Like most offices, we have a bin at each pod of desks, plus the big ones in the kitchen. For one week, the three of us casually trawled through countless bins dotted around two floors of our Melbourne office, collecting as many cups as we could.

It’s been a great way to raise awareness. We’ve been super conscious not to make anyone feel bad – I am a firm believer that the point of zero waste is all about habits, not morality. In order to keep moving forward; education, inspiration and incremental habit-forming is key. The next step for this project is the inspiration piece and I can’t wait to show you what they have planned for these cups. They’re about to bloom into something very special.


Easy system for label removal

I’ve now got an easy system for label removal. First, I peel as much off as possible. Then I soak in warm water with a dash of eucalyptus. I leave the glue to soften until any remaining label is soaked through. Then, I take steel wool and more eucalyptus and scrub away all the gunky paper and glue. After that, it just needs a wash with Castile soap to remove the oil. Depending on the label, this can be a 5sec task or a 10min task – but it’s worth it if you find something perfect for your needs. I love how beautiful a used container looks after the label is removed.


The challenge of zero-waste meat and cheese

I love cheese so very much. Going 100% plastic free has been challenging for us non-vegans.

It’s hard to find cheese and meat without planning waaaay ahead. Our options are further limited by a 9-5 work schedule. Most places aren’t open late, and there’s a small window during the weekend.

We happened to run out of meat and cheese when @plasticfreejuly clocked in so we went without for a few days. I told our housemate about our struggle. On her day off, she managed to find places in Carlton that sell cheese and meat (almost) plastic free. I don’t know which one I’m more excited about: the giant slabs of cheese in our fridge, or the thought and generosity behind this gesture. Thank you @jujuskoo101 for being amazing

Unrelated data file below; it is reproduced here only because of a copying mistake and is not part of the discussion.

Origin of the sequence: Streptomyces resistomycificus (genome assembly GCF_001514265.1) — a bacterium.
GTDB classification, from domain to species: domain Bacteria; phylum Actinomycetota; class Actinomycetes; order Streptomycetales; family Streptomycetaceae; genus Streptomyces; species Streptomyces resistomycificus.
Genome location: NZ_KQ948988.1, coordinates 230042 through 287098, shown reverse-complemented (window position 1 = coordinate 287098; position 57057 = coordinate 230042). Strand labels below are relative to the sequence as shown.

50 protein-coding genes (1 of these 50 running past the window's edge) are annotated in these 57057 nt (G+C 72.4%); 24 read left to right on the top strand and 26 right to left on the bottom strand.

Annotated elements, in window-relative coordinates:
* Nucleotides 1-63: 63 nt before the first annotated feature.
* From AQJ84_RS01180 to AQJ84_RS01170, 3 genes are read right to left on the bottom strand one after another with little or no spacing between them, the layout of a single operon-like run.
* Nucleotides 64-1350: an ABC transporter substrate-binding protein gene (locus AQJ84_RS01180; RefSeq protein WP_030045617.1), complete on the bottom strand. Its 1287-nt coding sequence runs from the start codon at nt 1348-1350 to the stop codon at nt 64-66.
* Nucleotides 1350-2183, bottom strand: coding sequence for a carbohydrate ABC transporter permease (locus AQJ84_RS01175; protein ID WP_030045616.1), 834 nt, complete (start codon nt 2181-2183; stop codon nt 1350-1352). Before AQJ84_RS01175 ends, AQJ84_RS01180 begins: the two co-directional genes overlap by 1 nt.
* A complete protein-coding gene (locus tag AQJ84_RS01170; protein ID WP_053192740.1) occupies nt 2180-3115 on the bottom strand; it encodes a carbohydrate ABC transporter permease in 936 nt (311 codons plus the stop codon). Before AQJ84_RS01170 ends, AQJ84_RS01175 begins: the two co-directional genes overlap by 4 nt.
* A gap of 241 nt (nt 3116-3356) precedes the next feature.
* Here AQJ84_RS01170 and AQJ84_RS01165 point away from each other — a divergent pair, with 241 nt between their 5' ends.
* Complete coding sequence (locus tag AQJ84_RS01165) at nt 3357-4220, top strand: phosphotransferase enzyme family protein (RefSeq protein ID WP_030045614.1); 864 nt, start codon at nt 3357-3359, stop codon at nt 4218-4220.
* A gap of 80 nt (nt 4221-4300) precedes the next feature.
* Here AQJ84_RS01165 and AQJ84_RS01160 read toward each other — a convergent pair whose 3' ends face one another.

DIY reed diffuser

Inspired by @naturallyinitaly_ I made a reed diffuser. It’s canola oil + essential oil. I love this idea but I’m not getting the yummy smells that I was expecting. Have doubled the amount of essential oil (this is 60 drops : 1 cup unscented oil). It’s still very subtle. Has anyone else made one of these? Would love our bedroom to smell of lavender and rose to aid in sleeping.


Zero waste deodorant options that I’ve explored

I’ve learnt that deodorant is easy to make but challenging to know which kind is right for the individual. What is perfect for one person could be ineffective / cause skin irritations for another. On top of all this, a detox from conventional deodorants can make it tricky to judge the effectiveness of natural options. A blanket rule is to detox for 2 weeks before moving onto a natural deodorant, then assess small samples until the right one presents itself.

Zero waste options that I’ve explored: Salt crystal, @sukinskincare spray, ACV + witch hazel roll on (DIY), @lushcosmetics powders and bars, Cornstarch + baking soda + ground rosemary (DIY) and this one pictured… coconut oil + baking soda + Cornstarch (DIY).

This is my winner. It travels well, is enjoyable to make and most importantly, it works really well for me. No stinky pits! I even like the application of dabbing a little on my finger and rubbing into the pits. This is 1:1 baking soda and cornstarch with coconut oil smooshed in until the consistency is like putty. The amount of coconut oil depends on the climate/season as it melts in hot weather. I added ‘insight’ blend of essential oils from @perfectpotion to give it a little boost of perfume. Very happy with this solution.